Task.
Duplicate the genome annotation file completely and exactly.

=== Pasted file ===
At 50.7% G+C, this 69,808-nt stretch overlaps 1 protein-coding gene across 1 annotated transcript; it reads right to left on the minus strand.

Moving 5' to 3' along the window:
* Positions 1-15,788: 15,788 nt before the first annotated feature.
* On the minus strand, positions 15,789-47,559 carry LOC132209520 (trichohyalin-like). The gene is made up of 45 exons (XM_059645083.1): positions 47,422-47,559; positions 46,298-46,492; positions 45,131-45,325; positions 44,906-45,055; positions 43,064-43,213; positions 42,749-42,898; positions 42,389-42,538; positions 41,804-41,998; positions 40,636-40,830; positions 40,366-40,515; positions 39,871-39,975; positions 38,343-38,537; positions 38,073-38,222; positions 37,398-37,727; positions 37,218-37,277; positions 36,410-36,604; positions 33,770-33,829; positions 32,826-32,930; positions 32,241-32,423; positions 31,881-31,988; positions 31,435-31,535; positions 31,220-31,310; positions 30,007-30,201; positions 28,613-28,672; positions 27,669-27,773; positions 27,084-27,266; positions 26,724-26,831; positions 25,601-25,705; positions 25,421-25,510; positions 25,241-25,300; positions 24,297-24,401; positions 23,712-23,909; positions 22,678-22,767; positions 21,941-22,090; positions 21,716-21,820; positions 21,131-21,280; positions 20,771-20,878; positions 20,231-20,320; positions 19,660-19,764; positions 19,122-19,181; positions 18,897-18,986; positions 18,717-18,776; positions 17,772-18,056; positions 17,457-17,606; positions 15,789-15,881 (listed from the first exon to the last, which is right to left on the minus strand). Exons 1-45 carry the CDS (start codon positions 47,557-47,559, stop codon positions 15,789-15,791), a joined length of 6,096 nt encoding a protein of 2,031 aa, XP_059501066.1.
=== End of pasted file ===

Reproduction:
At 50.7% G+C, this 69,808-nt stretch overlaps 1 protein-coding gene across 1 annotated transcript; it reads right to left on the minus strand.

Moving 5' to 3' along the window:
* Positions 1-15,788: 15,788 nt before the first annotated feature.
* On the minus strand, positions 15,789-47,559 carry LOC132209520 (trichohyalin-like). The gene is made up of 45 exons (XM_059645083.1): positions 47,422-47,559; positions 46,298-46,492; positions 45,131-45,325; positions 44,906-45,055; positions 43,064-43,213; positions 42,749-42,898; positions 42,389-42,538; positions 41,804-41,998; positions 40,636-40,830; positions 40,366-40,515; positions 39,871-39,975; positions 38,343-38,537; positions 38,073-38,222; positions 37,398-37,727; positions 37,218-37,277; positions 36,410-36,604; positions 33,770-33,829; positions 32,826-32,930; positions 32,241-32,423; positions 31,881-31,988; positions 31,435-31,535; positions 31,220-31,310; positions 30,007-30,201; positions 28,613-28,672; positions 27,669-27,773; positions 27,084-27,266; positions 26,724-26,831; positions 25,601-25,705; positions 25,421-25,510; positions 25,241-25,300; positions 24,297-24,401; positions 23,712-23,909; positions 22,678-22,767; positions 21,941-22,090; positions 21,716-21,820; positions 21,131-21,280; positions 20,771-20,878; positions 20,231-20,320; positions 19,660-19,764; positions 19,122-19,181; positions 18,897-18,986; positions 18,717-18,776; positions 17,772-18,056; positions 17,457-17,606; positions 15,789-15,881 (listed from the first exon to the last, which is right to left on the minus strand). Exons 1-45 carry the CDS (start codon positions 47,557-47,559, stop codon positions 15,789-15,791), a joined length of 6,096 nt encoding a protein of 2,031 aa, XP_059501066.1.